Addressing America's Affordable Housing Crisis
The Gap: A Shortage of Affordable Rental Homes
Andrew Aurand, Dan Emmanuel, Emma Foley, Matt Clarke, Ikra Rafi, Diane Yentel
- Publication Date:
Over the past few years, the COVID-19 pandemic, record-high inflation, significant job losses, and rising rent prices have shaped the affordable housing landscape. Between 2019 and 2021, the shortage of homes affordable and available to renters with extremely low incomes worsened by more than 500,000 units, increasing from a shortage of 6.8 million to 7.3 million, and continuing a long-term trend of diminishing supply. Addressing the shortage of affordable and available housing is vital to ensuring families across the US experience financial security, improved health, educational opportunities, and greater economic mobility.
The National Low Income Housing Coalition’s latest annual report evaluates the availability of affordable rental homes, particularly for households with extremely low incomes, defined as incomes at or below either the federal poverty guideline or 30 percent of the area median income. The report uses data from the 2021 American Community Survey Public Use Microdata Sample to catalog and analyze the state of affordable housing in the US. Additionally, the report identifies local, state, and federal policies and programs that can be implemented to address the shortage of affordable homes.
- Renters with extremely low incomes face the biggest challenges to finding affordable housing. There are only 7 million affordable units for 11 million households with extremely low incomes, but of the 7 million, 3.3 million are occupied by households with higher incomes.
- There is a shortage of 7.3 million affordable and available rental homes for renters with extremely low incomes in the US, up 8 percent from 6.8 million in 2019.
- The lack of housing options for renters with extremely low incomes are driving the overall affordable housing shortage across the country. For other income groups, there are enough affordable rental units to accommodate all households, but they aren’t necessarily available.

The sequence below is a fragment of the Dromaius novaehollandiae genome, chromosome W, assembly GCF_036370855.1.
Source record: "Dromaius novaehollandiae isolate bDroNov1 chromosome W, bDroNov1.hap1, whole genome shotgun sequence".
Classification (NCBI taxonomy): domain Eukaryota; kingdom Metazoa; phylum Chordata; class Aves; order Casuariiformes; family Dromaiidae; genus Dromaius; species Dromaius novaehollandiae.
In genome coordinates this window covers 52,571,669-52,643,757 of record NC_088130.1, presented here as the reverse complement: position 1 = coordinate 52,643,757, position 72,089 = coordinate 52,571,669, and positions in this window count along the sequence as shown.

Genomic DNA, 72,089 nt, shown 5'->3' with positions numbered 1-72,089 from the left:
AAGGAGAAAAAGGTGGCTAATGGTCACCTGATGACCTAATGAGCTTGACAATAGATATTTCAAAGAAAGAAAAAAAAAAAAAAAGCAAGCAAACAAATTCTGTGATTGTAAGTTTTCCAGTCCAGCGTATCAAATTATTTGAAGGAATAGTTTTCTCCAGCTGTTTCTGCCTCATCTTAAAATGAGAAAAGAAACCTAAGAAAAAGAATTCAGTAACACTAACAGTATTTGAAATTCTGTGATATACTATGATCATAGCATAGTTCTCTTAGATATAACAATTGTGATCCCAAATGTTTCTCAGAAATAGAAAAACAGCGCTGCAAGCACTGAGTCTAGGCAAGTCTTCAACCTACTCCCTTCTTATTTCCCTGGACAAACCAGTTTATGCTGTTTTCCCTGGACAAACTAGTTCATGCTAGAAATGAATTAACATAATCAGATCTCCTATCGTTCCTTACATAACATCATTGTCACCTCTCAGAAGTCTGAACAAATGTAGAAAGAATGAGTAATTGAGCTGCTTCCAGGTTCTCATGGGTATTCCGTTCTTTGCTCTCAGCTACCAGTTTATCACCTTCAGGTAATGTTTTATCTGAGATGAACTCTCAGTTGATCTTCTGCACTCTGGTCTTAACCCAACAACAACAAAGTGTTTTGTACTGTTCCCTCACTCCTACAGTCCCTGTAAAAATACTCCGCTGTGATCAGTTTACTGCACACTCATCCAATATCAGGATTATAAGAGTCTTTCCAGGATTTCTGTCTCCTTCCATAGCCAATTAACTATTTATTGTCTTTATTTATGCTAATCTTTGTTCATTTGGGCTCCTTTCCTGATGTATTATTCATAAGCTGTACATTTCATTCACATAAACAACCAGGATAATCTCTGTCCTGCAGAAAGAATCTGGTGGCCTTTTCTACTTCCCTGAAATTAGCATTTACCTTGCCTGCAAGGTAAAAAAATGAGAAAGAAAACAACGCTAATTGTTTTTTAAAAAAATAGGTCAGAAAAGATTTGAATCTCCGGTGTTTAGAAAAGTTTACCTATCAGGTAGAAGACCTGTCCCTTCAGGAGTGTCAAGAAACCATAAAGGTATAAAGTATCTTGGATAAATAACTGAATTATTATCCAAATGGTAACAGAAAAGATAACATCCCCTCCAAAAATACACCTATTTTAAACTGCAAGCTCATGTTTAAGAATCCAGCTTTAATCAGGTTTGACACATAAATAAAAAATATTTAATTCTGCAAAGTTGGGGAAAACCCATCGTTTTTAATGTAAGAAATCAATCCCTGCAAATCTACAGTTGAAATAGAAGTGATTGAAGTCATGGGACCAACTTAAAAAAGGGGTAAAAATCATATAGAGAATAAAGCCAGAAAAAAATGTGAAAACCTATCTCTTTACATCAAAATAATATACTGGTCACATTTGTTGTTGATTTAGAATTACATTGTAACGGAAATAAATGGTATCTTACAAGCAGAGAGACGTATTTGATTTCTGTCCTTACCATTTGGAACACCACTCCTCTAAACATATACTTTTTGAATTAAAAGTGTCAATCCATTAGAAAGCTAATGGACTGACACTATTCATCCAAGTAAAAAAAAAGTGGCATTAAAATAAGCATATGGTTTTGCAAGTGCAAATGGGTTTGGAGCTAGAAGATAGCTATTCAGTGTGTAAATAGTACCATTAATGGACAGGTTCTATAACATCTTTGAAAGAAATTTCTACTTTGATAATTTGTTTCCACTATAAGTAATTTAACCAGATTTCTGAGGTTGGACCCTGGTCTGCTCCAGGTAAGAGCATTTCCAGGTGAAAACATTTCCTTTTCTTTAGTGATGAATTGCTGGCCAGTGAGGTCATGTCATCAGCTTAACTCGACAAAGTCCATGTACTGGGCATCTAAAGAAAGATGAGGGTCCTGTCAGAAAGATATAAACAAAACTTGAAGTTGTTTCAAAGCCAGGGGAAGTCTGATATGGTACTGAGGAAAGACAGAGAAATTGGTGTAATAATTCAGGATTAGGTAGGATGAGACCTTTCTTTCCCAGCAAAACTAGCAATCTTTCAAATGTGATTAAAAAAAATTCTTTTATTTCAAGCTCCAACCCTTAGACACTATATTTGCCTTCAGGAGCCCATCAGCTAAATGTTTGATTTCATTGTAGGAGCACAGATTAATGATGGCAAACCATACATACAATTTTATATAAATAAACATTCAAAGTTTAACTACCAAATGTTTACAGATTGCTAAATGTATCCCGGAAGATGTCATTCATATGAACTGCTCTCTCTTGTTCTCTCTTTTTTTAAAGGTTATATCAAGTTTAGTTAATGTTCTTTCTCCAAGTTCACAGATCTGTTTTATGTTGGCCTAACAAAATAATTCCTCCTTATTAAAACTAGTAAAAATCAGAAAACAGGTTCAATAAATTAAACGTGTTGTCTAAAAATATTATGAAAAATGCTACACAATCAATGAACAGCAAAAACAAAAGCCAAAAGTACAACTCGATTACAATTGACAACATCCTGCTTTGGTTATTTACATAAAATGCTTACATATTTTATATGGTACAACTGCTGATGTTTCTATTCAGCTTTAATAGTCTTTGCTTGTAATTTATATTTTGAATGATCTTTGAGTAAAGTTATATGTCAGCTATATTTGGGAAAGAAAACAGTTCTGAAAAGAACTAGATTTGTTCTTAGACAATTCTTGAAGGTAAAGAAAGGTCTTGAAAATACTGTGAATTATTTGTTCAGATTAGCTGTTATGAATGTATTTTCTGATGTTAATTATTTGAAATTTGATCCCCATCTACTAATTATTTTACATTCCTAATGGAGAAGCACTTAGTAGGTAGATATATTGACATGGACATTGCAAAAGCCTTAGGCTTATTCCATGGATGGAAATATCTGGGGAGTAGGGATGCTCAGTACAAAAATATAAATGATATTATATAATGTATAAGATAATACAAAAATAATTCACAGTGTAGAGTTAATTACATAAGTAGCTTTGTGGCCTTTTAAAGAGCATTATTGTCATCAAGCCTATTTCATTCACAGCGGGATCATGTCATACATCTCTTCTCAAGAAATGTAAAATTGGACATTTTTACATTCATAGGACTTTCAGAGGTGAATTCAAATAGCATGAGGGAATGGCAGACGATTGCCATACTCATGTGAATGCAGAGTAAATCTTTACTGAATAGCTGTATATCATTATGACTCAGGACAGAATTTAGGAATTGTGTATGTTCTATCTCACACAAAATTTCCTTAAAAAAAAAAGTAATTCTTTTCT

- Among renters with extremely low incomes, roughly 2.6 million reside in homes affordable to households with very low incomes, 3.5 million are in homes affordable to households with low incomes, and 1.3 million reside in homes affordable to households with middle and higher incomes.
- Households with extremely low incomes disproportionately experience severe housing cost burdens, meaning they spend more than 50 percent of their income on housing.
- The shortage of affordable rental units disproportionately affects Black, Latinx, and Indigenous households who are more likely than white households to be renters and have extremely low incomes. Nineteen percent of Black renter households, 17 percent of American Indian or Alaska Native renter households, and 14 percent of renter Latino households have extremely low incomes, compared with only 6 percent of white households.
- Though renters across the country feel the affordable housing shortage, renters with extremely low incomes face the most severe shortages in Nevada, Oregon, Florida, California, Arizona, and Texas.
- In all 50 of the largest metropolitan areas, more than 60 percent of renters with extremely low incomes are severely cost burdened.
- The authors of this report emphasize the need for large-scale, long-term policy solutions to address the growing housing needs for renters with the lowest incomes.
- State and local governments can leverage land-use and zoning reform policies to encourage the development of more affordable housing.
- Though local efforts are extremely important, the authors stress their limited ability to create and preserve affordable housing at a sufficient scale.
- Significant, lasting investments from the federal government are vital in addressing the shortage of affordable housing units. The authors recommend increasing funding in affordable housing programs, such as the national Housing Trust Fund, to spur the development of more affordable housing units.
- The authors suggest increasing investments in the Housing Choice Voucher Program or a renters’ tax credit to help address the shortage of affordable and available units for renters with extremely low incomes.
- In the short term, policymakers can consider establishing a permanent version of the COVID-era Emergency Rental Assistance Program to prevent evictions and homelessness for renters with low incomes.
- The authors also recommend expanding federal renter protections, such as prohibiting discrimination based on source of income, which would address power imbalances between renters and landlords and help prevent housing instability.